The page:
A study of alpha-adrenoceptor gene polymorphisms and Alzheimer disease

A study of alpha-adrenoceptor gene polymorphisms and Alzheimer disease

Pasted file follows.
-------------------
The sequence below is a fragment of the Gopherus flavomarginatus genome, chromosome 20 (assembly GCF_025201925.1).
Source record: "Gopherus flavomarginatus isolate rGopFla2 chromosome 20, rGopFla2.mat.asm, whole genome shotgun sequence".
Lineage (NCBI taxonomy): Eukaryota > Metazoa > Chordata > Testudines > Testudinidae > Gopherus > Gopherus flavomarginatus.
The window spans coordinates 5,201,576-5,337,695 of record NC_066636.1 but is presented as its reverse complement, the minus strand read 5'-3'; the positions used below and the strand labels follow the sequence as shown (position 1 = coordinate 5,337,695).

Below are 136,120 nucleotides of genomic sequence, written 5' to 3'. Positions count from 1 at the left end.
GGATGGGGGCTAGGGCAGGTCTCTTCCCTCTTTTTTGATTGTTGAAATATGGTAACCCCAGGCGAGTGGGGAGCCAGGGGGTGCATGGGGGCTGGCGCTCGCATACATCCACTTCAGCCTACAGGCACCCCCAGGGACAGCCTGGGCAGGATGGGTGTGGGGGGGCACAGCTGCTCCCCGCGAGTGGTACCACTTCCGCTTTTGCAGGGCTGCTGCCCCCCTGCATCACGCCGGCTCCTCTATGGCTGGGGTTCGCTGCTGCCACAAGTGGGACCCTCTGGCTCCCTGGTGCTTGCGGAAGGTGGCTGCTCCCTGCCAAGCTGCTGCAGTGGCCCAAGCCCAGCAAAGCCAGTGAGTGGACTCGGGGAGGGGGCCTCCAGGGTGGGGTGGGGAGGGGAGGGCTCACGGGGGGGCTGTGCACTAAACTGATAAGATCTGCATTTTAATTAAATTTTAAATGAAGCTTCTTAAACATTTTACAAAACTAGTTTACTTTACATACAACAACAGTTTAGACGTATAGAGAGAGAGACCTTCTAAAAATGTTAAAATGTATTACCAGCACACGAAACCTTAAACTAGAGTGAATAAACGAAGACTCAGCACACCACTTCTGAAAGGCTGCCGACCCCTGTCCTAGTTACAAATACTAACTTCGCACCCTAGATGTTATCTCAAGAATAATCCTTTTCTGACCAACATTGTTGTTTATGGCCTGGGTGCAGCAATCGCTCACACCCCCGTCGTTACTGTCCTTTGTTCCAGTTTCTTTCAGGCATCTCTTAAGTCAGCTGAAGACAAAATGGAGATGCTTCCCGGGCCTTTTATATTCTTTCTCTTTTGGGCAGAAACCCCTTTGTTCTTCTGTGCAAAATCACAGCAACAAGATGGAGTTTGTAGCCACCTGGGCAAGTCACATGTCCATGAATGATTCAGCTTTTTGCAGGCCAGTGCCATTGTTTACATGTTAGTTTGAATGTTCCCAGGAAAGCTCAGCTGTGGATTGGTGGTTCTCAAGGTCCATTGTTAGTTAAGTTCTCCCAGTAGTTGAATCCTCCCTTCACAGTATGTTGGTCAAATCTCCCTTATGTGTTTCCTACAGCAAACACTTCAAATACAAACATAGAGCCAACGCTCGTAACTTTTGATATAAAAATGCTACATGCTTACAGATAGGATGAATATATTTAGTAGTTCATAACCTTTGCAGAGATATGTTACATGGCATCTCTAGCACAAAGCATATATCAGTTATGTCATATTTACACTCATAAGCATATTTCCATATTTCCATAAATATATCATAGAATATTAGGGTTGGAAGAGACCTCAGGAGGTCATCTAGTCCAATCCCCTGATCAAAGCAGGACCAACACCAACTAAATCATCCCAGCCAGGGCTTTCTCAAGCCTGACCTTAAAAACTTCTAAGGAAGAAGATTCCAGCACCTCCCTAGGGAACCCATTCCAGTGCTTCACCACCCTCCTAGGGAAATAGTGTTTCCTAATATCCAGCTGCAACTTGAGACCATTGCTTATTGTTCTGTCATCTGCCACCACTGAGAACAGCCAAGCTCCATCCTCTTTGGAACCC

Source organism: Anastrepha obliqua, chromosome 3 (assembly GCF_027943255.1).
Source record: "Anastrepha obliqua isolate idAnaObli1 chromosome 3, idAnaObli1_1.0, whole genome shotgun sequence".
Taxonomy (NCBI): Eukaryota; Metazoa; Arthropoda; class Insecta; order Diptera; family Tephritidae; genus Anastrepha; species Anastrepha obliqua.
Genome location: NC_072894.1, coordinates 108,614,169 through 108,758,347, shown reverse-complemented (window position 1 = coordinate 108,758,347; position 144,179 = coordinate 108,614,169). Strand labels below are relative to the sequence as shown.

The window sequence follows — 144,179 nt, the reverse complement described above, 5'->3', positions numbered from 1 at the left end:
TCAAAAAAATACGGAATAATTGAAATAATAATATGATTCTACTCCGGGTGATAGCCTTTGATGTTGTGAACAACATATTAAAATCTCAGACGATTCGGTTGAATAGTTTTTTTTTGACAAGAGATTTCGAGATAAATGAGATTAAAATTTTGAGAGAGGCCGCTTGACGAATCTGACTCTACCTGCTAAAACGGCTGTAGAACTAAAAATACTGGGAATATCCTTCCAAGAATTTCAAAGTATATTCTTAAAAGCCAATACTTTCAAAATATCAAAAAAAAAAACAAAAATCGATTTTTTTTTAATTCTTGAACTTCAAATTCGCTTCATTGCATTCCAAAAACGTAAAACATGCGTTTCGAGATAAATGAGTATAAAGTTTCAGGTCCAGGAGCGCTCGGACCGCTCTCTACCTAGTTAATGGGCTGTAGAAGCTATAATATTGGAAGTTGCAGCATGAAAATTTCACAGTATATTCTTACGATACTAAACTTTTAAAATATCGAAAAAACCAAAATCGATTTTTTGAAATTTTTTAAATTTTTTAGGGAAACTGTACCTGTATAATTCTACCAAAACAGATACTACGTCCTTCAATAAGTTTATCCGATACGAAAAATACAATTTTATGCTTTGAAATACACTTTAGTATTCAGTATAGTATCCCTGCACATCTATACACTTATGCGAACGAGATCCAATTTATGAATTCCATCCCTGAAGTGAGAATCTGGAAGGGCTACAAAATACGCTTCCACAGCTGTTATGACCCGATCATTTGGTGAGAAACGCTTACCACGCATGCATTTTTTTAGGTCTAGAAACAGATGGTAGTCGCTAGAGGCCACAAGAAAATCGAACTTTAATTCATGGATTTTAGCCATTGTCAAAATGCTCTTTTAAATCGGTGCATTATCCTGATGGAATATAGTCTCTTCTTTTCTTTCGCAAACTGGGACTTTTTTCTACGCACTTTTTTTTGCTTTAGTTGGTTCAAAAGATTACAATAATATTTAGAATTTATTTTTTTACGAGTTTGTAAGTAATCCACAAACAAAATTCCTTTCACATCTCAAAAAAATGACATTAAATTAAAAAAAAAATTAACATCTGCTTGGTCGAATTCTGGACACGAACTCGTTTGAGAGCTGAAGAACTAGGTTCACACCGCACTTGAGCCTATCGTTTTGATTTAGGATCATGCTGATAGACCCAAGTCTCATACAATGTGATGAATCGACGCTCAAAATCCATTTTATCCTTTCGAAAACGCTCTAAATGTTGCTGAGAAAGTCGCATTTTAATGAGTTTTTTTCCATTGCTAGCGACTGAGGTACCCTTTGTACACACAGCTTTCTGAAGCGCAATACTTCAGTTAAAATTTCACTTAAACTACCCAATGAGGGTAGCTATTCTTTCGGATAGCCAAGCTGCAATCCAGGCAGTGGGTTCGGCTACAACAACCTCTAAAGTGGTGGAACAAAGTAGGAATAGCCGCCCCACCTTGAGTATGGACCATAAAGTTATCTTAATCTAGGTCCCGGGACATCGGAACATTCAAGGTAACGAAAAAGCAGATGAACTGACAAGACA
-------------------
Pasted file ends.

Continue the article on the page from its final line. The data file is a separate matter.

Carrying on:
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  J Neural Transm (2001) 108: 445–450 A study of alpha-adrenoceptor gene polymorphisms andAlzheimer disease C.-J. Hong 1,2 ,   Y.-C. Wang 3 ,   T.-Y. Liu 4 , H.-C. Liu 2,5 ,  and S.-J. Tsai 1,2 1 Department of Psychiatry, Veterans General Hospital-Taipei, and 2 School of Medicine, National Yang-Ming University, Taipei, 3 Department of Psychiatry, Yu-Li Veterans Hospital, Hualien, 4 Department of Medical Research and Education, and 5 Neurological Institute, Veterans General Hospital-Taipei, Taipei, Taiwan,Republic of ChinaReceived January 24, 2000; accepted November 21, 2000 Summary.  There exists considerable evidence implicating abnormalities of the alpha ( α )-adrenergic system in the development of Alzheimer disease(AD). We propose to investigate potential correlations between the presenceor otherwise of α -adrenoceptor polymorphisms and the presence of AD. Westudied the polymorphisms of the α 1a - and the α 2a -adrenoceptor genes in 142AD patients and 98 normal controls. The result demonstrated that none of the α 2a -adrenoceptor genotypes was associated with increased susceptibility toAD. However, there was a trend that the frequency of the C allele of the α 1a -adrenoceptor was elevated and an excess of the CC genotype (90.1%) wasfound in the subjects with AD in comparison with the controls (78.6%). Thisassociation was unrelated to the apolipoprotein E genotypes. The hypothesisthat the α 1a -adrenoceptor gene may be implicated in the pathogenesis of ADmay deserve further study. Keywords:  Alzheimer disease, association study, genetic polymorphism,alpha adrenoceptor. Introduction Biochemical and pathological studies have described abnormalities forseveral neuro-transmitter systems in Alzheimer disease (AD). Whilstcholinergic dysfunction appears to be the most salient transmitter deficitfor AD, there exists compelling evidence suggesting that abnormalities of adrenergic neuro-transmission contribute to AD pathogenesis (Hertz, 1989).Adrenoceptors within neurons taken from the adrenergic projection of ADbrains show some abnormalities, for example, Kalaria et al. (1989) noted areduction in the number of α 2 -adrenoceptors in the prefrontal cortex of AD  446C.-J. Hong et al. patients. Meana et al. (1992) demonstrated a decrease in the concentration of  α 2 -adrenoceptors in the AD frontal cortex, hypothalamus and cerebellum.Neurochemical studies, moreover, have revealed a reduced noradrenalinecontent in postmortem brains from AD patients (Arai et al., 1984; Palmer etal., 1987).The CNS adrenergic system is involved in certain aspects of cognitivefunction, such as attention and memory (Randt et al., 1971). From animalstudies, lesions in locus ceruleus projections, or the pharmacological inhibitionof noradrenaline synthesis, have elicited learning disruption (Botwinick et al.,1977; Robbins and Everitt, 1982). Conversely, drugs that stimulate α 2 -adrenoceptors may improve cognitive function for young monkeys withexperimentally-induced noradrenaline depletion, or for aged monkeyswith naturally-occurring degeneration of the production of noradrenaline(Arnsten et al., 1988; Arnsten and Goldman-Rakic, 1985; Cai et al., 1993).There are two major types of α -adrenoceptors, α 1 - and α 2 -adrenoceptors,each of which reflects at least three subtypes. The α 2 -adrenoceptors arethought to be mostly inhibitory, pre-synaptic autoreceptors that play akey role in noradrenergic neuro-transmission, regulating the release of noradrenaline in the brain (Aoki et al., 1994). Recent immuno-cytochemicalstudies of α 2a -, α 2b - and α 2c -adrenoceptor subtypes from the monkey brainhave revealed that the α 2a -adrenoceptor subtype is more densely distributedin the prefrontal cortex than elsewhere in the brain, including area 46, as wellas in the locus ceruleus  (Aoki et al., 1994).The close relationship between central α -adrenergic transmission andcognitive function, viewed in light of the abnormal adrenergic functions inAD, suggest that the α -adrenoceptor genes may play a role in memoryacquisition and can be regarded as candidate genes for susceptibility to AD.We tested the hypothesis that variants of the α 1a - and α 2a -adrenoceptor genesconfer susceptibility to AD. Methods Subjects A total of 142 AD patients and 98 controls were included in this study. Some of thesepatients and controls were included in our previous study (Hong et al., 1996). All the ADpatients were recruited from the neurology clinic of the Veterans General Hospital-Taipei. AD was diagnosed consensually by a team of neurologists, according to thecriteria established by the National Institute of Neurological and CommunicativeDisorder and Stroke and the Alzheimer and Related Disorders Association for ProbableAD (McKhann et al., 1984). Each control subject was given clinical, psychological andneurological examinations to rule out any insidious cognitive deficit. Mini-Mental StateExamination (MMSE) was done in 77 controls (range 20 to 30). The sample consistedentirely of ethnic Chinese people.Genotyping of α 1a - and α 2a -adrenoceptor gene polymorphism: For α 1a - and α 2a -adrenoceptor genotyping, peripheral venous blood was withdrawn from the studysubjects, with informed consent. Genomic DNA was extracted from peripheral bloodlymphocytes according to standard procedures.The α 1a -adrenoceptor genotype was analyzed using polymerase chain reaction(PCR). PCR was initiated at 95°C for 30 seconds, 57°C for 45 seconds and 72°C for  Alpha adrenoceptor and Alzheimer disease447one minute through a total of 35 cycles. The PCR reaction mixture contained 0.2mMdNTP, 1.0mM MgCl 2 , X1 Taq reaction buffer (MBI) and 1 µ M primers of 5  -ATGCTCCAGCCAAGAGTTCA-3   and 5  -TCCAAGAAGAGCTGGCCTTC-3  . ThePCR products were digested with five units Pst I at 37°C for four hours and analyzed usinga two percent ethidium bromide-stained agarose gel. The digested products of 502bp,were type “C”, and that of 457bp and 45bp, type “T”.For α 2a -adrenoceptor promoter genotyping, PCR was initiated at 95°C for 30 seconds,56°C for 45 seconds, and 72°C for one minute through 35 cycles. The PCR reactionmixture contained 0.2mM dNTP, 1.0mM MgCl 2 , X1 Taq reaction buffer (MBI) and 1  µ Mprimers of 5  -TCACACCGGAGGTTACTTCC-3   and 5  -TCCGACGACAGCGCGAGTT-3  . The PCR products were digested with five units Hpa II at 37°C for four hoursand analyzed on a six percent polyacrylamide gel, and then stained using ethidiumbromide. The digested products of 174, 165, 116, 62 and 5bp were type “M”, and that of 121, 53, 165, 116, 62, 5bp, type “m”. All cases were also genotyped at apolipoprotein Egene (APOE). Statistical analysis Differences of continuous variables between groups were evaluated using Student’s t-test.Comparisons of the genotype distributions and the allele frequencies of adrenoceptor-gene polymorphisms were made using the Chi-square test and Fisher’s Exact test, whererequired. For the association tests of the two receptor polymorphisms, alpha valueswere considered significant when below 0.013 (0.05 / 4 comparisons; allele and genotypefrequencies for two receptors). Results The age and sex distributions of the AD patients and the control populationwere similar (  p     0.124 and  p     0.692, respectively, Table 1). When stratifiedaccording to the sex, the age difference between the two groups is still notsignificant (  p     0.273 and  p     0.330 for male and female, respectively). Thegenotypic and allelic distributions for the adrenoceptor-gene polymorphismsfor our AD patient and control populations are given in Table 1. Neither thegenotype nor allele frequencies of the α 2a -adrenoceptor differed statisticallyfor the AD group and the normal controls (Table 1). However, there is a trendthat C allele ( c 2     5.74, df   1,  p   0.020) or C/C genotype ( c 2     6.23, df  1,  p     0.016) of the α 1a -adrenoceptor gene are more frequently found in theAD group than in the control group (Table 1).We made a comparison of genotypic distribution between control subjectsand AD cases for APOE genetic polymorphism. As expected, significantassociation was found for APOE ε 4 carriers ( c 2     15.14, df   1,  p     0.001).There is no association of the APOE polymorphism with the α 1a -adrenoceptorgenotypes in AD or control groups, except that, in the AD group, there is amildly increased frequency of the α 1a  C/T genotype ( c 2     4.06, df   1,  p    0.069) in the APOE ε 4 carriers (Table 2). This finding indicated that theincreased α 1a  C/C genotype in AD cases is not due to the excess of APOE ε 4alleles in the patients. Discussion To the best of our knowledge, this is the first study of adrenoceptor-genepolymorphisms in AD. Our data indicate that neither the α 1a - nor the α 2a -  448C.-J. Hong et al. adrenoceptor-gene polymorphisms investigated play a major role in suscepti-bility to AD.Our lack of associations between AD and the adrenoceptor-genepolymorphisms may be due to the influence of several factors.Firstly, the lack of association may represent a false negative result, inlight of the low statistical power of the sample. There is only a trend that Callele of the α 1a  adrenoceptor gene is more frequently found in the AD groupthan in the control group. Replicate studies in larger samples are needed tofully resolve the possible involvement of DNA variants in the α 1a -adrenoceptor gene in AD. Table 1. The genotype and the allele distribution of α 1a - and α 2a -adrenoceptor genepolymorphisms of AD and control groupNormalAlzheimer disease  p valuesNumber (M/F)98 (52/46)142 (80/62)  c 2     0.25, df   1,  p   0.692Age (SD)73.4 (5.5)74.6 (6.9) t      1.55, df   233,  p     0.124 α 1a -adrenoceptor  Genotype (%)C/C77 (78.6)128 (90.1)  c 2     6.23, df   1,  p     0.016C/T21 (21.4)14 (9.9)T/T0 (0.0)0 (0.0)Allele (%)C175 (89.3)270 (95.1)  c 2     5.74, df   1,  p     0.020T21 (10.7)14 (4.9) α  2a -adrenoceptor  Genotype (%)M/M7 (7.1)13 (9.2)  c 2     0.77, df   2,  p     0.681M/m43 (43.9)55 (38.7)m/m48 (49.0)74 (52.1)Allele (%)M57 (29.1)81 (28.5)  c 2     0.02, df   1,  p     0.918m139 (70.9)203 (71.5) Table 2. The α 1a -adrenoceptor and apolipoprotein E gene (APOE) genotypes in AD andcontrol groups α 1a -adrenoceptorAPOETotal2/22/32/43/33/44/4ADC/C010179335128C/T10056214Total110184397142ControlC/C052637077C/T040152021Total092789098  Alpha adrenoceptor and Alzheimer disease449 Secondly, it is possible that additional variants of the α -adrenoceptorgenes may be influencing the development of AD. Before definitely excludinga role for the adrenoceptor gene in the pathogenesis of AD, further studieswith other α -adrenoceptor variants are clearly warranted.Thirdly, AD is a heterogeneous disease and this heterogeneity is reflectedby the different features presented in the clinical and biological manife-stations (Friedland et al., 1998). It seems reasonable to suggest that multiplegenes are likely to contribute to the pathogenesis of AD. The associationbetween α -adrenoceptor gene variants and AD, examined in this study, mayonly be found in a subgroup of all AD patients. For example, Russo-Neustadtand Cotman (1997) demonstrated in 1997 that abnormally low levels of cerebellar α 2 -adrenoceptors are restricted to a subgroup of AD patients thatshow no symptoms of aggression or agitation.Finally, although the α -adrenergic system may be involved in thepathogenesis of AD, the alterations to the α -adrenergic function for thesepatients may be the result of the action of, or interaction with, other genes.Post-transcriptional or -translational processes of the adrenoceptors may beinvolved in the development of AD.In addition to memory and learning, it has been suggested that the central α -adrenergic system plays a role in the regulation of sleep-wake cycle, moodand aggression. It would be of interest to investigate the genetic variations forthe α -adrenoceptor genes in the symptomatology and course of, and responseto, therapeutic drugs in AD. Acknowledgements This work was supported by Grant NHRI-GT-EX89P604L from the National HealthResearch Institute, Taiwan, ROC. The experiments in this study were performed in theMolecular Biology Laboratory, Department of Psychiatry, Veterans General Hospital-Taipei, Taipei, Taiwan, ROC. References Aoki C, Go CG, Venkatesan C, Kurose H (1994) Perikaryal and synaptic localizationof alpha 2A-adrenergic receptor-like immunoreactivity. Brain Res 650: 181–204Arai H, Kosaka K, Iizuka R (1984) Changes of biogenic amines and their metabolites inpostmortem brains from patients with Alzheimer-type dementia. J Neurochem 43:388–393Arnsten AF, Goldman-Rakic PS (1985) Alpha 2-adrenergic mechanisms in prefrontalcortex associated with cognitive decline in aged nonhuman primates. Science 230:1273–1276Arnsten AF, Cai JX, Goldman-Rakic PS (1988) The alpha-2 adrenergic agonistguanfacine improves memory in aged monkeys without sedative or hypotensive sideeffects: evidence for alpha-2 receptor subtypes. J Neurosci 8: 4287–4298Botwinick CY, Quartermain D, Freedman LS, Hallock MF (1977) Some characteristics of amnesia induced by FLA-63 an inhibitor of dopamine beta hydroxylase. PharmacolBiochem Behav 6: 487–491Cai JX, Ma YY, Xu L, Hu XT (1993) Reserpine impairs spatial working memoryperformance in monkeys: reversal by the alpha 2-adrenergic agonist clonidine. BrainRes 614: 191–196